film review: The Heat (2013)

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film review: The Heat (2013)

The buddy cop comedy is a staple of cineplex. It’s bread and butter, take two mismatched funny guys throw them into a cop car chasing bad guys and hilarity will ensue. Or at least that’s the formula. But how does that work when it’s two women?

That’s what we get here with The Heat. America’s sweetheart (she’s still one of those right?) Sandra Bullock is an uptight FBI agent tasked with catching a high level drug dealer in East Boston. Little does she know her biggest problem will come in the form of Melissa McCarthy, a tough, crude, no holds barred (literally) beat cop who demands to have a piece of everything that goes on on her turf.

Hilarity ensues.


I have to be fair to The Heat. It’s an idea that looks good on paper. And it’s not terrible in its execution either. The issue with it, and it’s the same issue that every buddy cop comedy has, is that you gotta want to be one of the buddies too.

They’ve got a good grounding – I have a huge amount of respect for Sandra Bullock. I think she’s a funny lady. I loved Miss Congeniality, and lordi know she doesn’t seem to have aged since then. We’ll call Miss Congeniality 2 an unfortunate misstep. Melissa McCarthy as well is the comedienne of the moment. Love her or hate her, she’s carved her own niche and, up until now, it’s been working.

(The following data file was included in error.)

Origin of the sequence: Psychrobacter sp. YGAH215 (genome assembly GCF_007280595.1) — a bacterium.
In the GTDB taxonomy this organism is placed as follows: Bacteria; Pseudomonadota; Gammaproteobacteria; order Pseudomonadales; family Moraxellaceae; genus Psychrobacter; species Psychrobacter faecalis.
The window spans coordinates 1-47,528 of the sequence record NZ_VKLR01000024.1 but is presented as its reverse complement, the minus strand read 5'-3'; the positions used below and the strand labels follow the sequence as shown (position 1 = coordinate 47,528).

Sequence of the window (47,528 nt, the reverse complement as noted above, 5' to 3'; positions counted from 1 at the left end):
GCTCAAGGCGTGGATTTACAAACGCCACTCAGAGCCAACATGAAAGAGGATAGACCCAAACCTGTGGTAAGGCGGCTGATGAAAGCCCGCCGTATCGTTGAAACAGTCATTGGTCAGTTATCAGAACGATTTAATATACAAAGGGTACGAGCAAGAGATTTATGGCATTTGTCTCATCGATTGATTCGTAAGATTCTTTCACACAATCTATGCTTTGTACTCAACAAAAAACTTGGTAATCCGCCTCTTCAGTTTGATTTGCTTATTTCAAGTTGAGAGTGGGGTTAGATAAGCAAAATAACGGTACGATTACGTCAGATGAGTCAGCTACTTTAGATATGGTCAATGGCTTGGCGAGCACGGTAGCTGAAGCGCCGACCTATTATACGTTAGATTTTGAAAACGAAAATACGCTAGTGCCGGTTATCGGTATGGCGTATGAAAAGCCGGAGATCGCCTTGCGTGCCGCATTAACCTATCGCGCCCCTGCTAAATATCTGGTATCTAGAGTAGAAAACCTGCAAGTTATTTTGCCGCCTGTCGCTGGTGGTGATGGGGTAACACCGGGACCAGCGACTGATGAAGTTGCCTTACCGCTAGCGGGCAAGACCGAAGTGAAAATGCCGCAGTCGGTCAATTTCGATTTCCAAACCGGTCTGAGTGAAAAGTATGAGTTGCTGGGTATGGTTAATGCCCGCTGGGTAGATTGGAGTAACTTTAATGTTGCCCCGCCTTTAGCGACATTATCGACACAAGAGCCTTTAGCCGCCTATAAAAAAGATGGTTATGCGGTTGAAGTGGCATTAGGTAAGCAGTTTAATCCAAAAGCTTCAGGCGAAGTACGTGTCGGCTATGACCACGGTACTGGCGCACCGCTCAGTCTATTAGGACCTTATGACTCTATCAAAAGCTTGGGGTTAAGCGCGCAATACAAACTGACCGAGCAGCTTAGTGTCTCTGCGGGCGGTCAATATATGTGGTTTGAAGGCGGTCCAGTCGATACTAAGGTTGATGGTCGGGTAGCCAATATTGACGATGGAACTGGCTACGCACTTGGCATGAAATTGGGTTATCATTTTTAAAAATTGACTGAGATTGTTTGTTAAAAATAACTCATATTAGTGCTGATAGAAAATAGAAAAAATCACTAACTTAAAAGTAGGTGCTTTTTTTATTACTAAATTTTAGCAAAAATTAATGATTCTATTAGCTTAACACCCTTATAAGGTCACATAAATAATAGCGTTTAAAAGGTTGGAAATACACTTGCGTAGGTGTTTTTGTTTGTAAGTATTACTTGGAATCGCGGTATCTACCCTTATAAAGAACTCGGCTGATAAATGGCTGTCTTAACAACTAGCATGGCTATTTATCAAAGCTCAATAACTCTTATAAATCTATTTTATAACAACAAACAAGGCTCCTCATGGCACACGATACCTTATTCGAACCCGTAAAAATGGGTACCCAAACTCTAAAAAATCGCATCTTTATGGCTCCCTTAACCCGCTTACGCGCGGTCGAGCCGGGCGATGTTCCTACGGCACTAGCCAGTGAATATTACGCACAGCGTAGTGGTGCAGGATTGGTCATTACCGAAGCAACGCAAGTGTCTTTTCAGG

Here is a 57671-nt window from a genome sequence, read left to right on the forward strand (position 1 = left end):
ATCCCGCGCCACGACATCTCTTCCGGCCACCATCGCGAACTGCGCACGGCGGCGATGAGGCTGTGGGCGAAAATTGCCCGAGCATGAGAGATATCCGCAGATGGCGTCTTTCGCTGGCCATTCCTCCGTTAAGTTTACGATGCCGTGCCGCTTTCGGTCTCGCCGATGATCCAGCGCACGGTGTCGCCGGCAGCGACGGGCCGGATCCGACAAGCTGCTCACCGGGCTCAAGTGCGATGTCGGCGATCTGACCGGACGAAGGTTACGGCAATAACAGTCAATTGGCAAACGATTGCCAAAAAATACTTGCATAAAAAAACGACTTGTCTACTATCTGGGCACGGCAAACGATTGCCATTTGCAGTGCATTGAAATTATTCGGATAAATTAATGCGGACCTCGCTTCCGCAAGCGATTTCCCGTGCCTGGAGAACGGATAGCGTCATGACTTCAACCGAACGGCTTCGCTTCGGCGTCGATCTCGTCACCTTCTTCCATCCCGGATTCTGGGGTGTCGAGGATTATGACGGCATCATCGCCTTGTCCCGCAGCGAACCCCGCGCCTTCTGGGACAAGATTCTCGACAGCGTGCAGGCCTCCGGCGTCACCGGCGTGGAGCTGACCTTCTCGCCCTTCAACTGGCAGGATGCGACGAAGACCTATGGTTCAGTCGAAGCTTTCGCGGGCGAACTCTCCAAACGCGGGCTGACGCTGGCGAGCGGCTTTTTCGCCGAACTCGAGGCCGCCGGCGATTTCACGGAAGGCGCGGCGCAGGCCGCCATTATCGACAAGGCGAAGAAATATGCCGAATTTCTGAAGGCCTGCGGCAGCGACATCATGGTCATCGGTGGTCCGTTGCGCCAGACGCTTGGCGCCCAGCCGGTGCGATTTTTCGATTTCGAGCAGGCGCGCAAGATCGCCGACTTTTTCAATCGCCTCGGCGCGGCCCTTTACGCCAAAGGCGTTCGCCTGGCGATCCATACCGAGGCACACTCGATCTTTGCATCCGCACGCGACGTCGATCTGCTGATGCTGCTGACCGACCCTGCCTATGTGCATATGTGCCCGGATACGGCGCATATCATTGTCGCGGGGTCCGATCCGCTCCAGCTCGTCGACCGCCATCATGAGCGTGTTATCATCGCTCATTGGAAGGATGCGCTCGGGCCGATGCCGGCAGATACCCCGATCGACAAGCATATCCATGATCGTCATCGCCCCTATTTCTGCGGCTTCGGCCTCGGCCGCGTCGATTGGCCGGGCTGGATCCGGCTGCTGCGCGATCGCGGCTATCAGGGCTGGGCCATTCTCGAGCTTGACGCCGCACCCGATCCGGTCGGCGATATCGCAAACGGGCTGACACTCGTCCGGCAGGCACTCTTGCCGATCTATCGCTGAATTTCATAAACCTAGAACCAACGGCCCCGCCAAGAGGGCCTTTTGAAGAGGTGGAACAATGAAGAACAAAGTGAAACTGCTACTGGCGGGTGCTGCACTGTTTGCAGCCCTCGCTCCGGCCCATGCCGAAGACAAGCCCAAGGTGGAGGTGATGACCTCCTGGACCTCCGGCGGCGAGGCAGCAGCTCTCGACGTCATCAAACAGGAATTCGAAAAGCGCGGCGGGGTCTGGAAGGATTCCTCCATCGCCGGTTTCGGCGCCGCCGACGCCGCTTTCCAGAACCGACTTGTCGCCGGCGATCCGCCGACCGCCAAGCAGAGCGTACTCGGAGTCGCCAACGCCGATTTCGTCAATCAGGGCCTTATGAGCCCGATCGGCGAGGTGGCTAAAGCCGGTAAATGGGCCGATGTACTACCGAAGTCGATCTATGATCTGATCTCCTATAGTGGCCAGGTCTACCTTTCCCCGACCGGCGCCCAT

Where The Heat falls down is how they’ve tried to put them together. Bullock’s FBI agent is too uptight, she’s not funny, she’s boring. And McCarthy’s just downright scary. She’s the same “do and say anything” type she always is but in a position of power it smacks of abuse, it’s over-powering. Plus they wait too long for the bonding scene. Two hours is too long for a comedy anyway and making us wait for so long for the buddy part… well it just throws the audience off.

It’s also missing that emotional redemption part. Where we all learn about each other and understand why McCarthy’s Mullins is so… territorial and why Bullock has no friends. Actually no, we’re not missing it, it’s just unconvincing. They sweep through it, landing on the side of tacky. I actually think they did a better job with McCarthy in Identity Thief than they do here and that’s definitely a poorer movie than this.

That said, The Heat isn’t a bad film. If you want to prove that the ladies can match the men in the buddy cop comedy stakes, this is a great start. Paul Feig (director of Bridesmaids) and Katie Dippold (writer of Parks & Recreation) manage to translate the genre effectively and the casting is perfect – I can’t imagine who else you’d put together for a buddy cop comedy in 2013 – it’s more a question of balance.

There are also some great laugh out loud scenes, Bullock and McCarthy are genuinely funny ladies and that makes it through, a credit to Feig… though you can’t escape one or two nonsensical and presumably ad-libbed scenes that probably could have used more time in the edit suite. They don’t quite manage to work the bromance that you see in some buddy cop films, but again, that’s the balance problem.

It’s a shame, The Heat come pretty close to being a good comedy… but as so many comedies prove, it’s not just about getting the right people, it’s about knowing what to do with them.


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